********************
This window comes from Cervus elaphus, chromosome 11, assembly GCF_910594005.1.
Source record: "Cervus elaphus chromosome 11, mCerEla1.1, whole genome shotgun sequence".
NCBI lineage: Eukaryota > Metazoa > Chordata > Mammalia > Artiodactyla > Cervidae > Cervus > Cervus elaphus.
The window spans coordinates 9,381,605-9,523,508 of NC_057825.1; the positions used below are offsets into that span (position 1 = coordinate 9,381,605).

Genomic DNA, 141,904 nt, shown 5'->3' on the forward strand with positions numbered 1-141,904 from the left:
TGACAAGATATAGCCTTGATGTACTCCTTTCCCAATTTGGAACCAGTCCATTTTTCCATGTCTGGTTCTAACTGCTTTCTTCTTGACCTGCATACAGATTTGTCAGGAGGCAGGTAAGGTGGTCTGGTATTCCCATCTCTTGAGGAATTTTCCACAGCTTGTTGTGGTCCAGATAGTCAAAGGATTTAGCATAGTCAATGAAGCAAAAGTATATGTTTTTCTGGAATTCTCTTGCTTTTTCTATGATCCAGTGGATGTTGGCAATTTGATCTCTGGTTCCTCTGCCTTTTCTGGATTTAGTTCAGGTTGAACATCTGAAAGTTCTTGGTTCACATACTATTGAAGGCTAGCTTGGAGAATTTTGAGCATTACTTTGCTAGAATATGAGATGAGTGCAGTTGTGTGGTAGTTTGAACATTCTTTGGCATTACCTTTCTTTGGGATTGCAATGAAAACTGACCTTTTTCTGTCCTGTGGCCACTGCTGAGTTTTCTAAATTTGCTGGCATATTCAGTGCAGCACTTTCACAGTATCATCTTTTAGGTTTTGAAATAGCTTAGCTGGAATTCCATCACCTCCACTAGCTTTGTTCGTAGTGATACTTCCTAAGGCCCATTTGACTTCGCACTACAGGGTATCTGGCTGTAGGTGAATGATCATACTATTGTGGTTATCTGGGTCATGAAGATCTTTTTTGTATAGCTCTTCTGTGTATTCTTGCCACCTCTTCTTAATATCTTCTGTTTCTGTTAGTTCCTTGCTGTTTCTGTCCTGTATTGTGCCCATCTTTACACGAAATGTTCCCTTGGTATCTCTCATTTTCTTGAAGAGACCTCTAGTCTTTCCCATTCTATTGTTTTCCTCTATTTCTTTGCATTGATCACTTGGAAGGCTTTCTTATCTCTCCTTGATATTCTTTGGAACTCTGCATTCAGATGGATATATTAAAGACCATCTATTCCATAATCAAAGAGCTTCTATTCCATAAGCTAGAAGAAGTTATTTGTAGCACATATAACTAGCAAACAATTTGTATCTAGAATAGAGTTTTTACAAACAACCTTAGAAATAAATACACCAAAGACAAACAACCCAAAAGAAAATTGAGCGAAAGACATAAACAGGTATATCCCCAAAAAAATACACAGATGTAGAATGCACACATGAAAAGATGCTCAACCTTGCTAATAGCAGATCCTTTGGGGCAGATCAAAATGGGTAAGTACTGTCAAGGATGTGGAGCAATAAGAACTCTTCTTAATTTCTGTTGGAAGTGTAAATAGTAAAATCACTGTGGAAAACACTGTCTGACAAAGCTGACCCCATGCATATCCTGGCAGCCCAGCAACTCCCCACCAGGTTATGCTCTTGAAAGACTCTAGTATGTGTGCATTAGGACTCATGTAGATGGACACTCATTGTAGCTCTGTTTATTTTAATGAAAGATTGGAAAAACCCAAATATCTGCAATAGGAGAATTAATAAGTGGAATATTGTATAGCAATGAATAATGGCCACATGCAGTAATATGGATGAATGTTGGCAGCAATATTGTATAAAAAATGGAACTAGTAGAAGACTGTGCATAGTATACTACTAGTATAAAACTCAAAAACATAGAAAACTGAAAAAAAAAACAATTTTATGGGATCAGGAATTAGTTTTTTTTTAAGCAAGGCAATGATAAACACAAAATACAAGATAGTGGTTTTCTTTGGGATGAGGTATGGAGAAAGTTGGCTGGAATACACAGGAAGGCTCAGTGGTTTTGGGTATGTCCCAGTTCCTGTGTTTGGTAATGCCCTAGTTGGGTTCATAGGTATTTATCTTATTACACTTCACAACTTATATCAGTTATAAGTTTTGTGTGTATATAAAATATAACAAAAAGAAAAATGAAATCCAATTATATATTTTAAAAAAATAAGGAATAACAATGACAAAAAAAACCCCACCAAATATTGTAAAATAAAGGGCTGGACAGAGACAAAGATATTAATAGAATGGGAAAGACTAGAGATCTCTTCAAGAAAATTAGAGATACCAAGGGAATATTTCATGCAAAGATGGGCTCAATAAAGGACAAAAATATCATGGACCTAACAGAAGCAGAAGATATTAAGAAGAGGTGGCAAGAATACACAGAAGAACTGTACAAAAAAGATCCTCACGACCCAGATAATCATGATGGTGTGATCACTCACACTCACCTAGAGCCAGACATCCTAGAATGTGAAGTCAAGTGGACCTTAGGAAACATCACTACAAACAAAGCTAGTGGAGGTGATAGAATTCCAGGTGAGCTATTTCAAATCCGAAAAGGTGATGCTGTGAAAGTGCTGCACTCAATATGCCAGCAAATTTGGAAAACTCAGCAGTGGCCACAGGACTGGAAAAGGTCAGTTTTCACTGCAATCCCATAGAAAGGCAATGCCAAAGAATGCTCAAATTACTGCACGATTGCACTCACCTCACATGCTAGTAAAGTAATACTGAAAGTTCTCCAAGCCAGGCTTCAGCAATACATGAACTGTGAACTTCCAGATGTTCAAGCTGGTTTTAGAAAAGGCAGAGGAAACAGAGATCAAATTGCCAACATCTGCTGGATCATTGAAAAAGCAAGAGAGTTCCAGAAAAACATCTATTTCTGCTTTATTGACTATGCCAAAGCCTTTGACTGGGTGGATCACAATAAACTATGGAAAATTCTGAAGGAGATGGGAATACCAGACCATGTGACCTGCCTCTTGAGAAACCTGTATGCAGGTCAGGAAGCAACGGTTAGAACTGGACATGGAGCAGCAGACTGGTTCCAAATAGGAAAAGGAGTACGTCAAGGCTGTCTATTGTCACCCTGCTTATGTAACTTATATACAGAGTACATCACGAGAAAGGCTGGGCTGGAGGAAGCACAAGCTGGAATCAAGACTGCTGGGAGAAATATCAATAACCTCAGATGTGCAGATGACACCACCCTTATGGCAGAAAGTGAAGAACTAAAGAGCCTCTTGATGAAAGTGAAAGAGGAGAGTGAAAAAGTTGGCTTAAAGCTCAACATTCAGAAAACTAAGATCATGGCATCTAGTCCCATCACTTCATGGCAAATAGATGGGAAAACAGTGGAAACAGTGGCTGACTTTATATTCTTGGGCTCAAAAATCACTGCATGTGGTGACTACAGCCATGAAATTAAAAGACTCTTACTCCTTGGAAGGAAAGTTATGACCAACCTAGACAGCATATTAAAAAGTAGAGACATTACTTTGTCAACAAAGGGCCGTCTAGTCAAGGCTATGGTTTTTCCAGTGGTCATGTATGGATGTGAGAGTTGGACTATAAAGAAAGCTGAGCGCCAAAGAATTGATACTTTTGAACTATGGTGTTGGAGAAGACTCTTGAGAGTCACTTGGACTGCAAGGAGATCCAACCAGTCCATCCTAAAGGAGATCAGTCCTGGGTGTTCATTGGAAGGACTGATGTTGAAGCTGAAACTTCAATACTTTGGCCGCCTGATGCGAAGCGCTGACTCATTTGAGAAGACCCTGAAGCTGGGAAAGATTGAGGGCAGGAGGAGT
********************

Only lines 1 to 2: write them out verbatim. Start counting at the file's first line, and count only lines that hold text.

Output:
This window comes from Cervus elaphus, chromosome 11, assembly GCF_910594005.1.
Source record: "Cervus elaphus chromosome 11, mCerEla1.1, whole genome shotgun sequence".